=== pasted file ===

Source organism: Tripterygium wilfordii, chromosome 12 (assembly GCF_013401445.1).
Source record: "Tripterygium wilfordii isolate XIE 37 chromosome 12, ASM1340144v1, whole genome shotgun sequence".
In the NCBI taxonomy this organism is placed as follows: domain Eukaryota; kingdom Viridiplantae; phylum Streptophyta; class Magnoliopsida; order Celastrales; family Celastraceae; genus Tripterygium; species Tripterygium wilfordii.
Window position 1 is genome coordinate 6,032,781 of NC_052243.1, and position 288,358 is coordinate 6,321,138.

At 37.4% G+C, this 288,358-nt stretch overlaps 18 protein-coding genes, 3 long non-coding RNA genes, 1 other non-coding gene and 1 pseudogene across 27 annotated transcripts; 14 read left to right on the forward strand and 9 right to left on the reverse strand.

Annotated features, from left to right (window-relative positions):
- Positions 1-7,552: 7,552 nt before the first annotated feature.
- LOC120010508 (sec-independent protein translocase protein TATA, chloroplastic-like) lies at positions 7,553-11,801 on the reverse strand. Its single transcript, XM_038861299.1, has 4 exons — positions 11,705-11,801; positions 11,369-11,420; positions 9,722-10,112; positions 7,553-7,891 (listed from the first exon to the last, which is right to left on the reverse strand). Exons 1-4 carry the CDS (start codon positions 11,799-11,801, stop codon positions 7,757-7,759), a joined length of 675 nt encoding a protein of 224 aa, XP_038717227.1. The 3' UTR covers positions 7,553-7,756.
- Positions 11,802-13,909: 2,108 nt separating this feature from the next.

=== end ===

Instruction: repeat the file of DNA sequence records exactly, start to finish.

Source organism: Tripterygium wilfordii, chromosome 12 (assembly GCF_013401445.1).
Source record: "Tripterygium wilfordii isolate XIE 37 chromosome 12, ASM1340144v1, whole genome shotgun sequence".
In the NCBI taxonomy this organism is placed as follows: domain Eukaryota; kingdom Viridiplantae; phylum Streptophyta; class Magnoliopsida; order Celastrales; family Celastraceae; genus Tripterygium; species Tripterygium wilfordii.
Window position 1 is genome coordinate 6,032,781 of NC_052243.1, and position 288,358 is coordinate 6,321,138.

At 37.4% G+C, this 288,358-nt stretch overlaps 18 protein-coding genes, 3 long non-coding RNA genes, 1 other non-coding gene and 1 pseudogene across 27 annotated transcripts; 14 read left to right on the forward strand and 9 right to left on the reverse strand.

Annotated features, from left to right (window-relative positions):
- Positions 1-7,552: 7,552 nt before the first annotated feature.
- LOC120010508 (sec-independent protein translocase protein TATA, chloroplastic-like) lies at positions 7,553-11,801 on the reverse strand. Its single transcript, XM_038861299.1, has 4 exons — positions 11,705-11,801; positions 11,369-11,420; positions 9,722-10,112; positions 7,553-7,891 (listed from the first exon to the last, which is right to left on the reverse strand). Exons 1-4 carry the CDS (start codon positions 11,799-11,801, stop codon positions 7,757-7,759), a joined length of 675 nt encoding a protein of 224 aa, XP_038717227.1. The 3' UTR covers positions 7,553-7,756.
- Positions 11,802-13,909: 2,108 nt separating this feature from the next.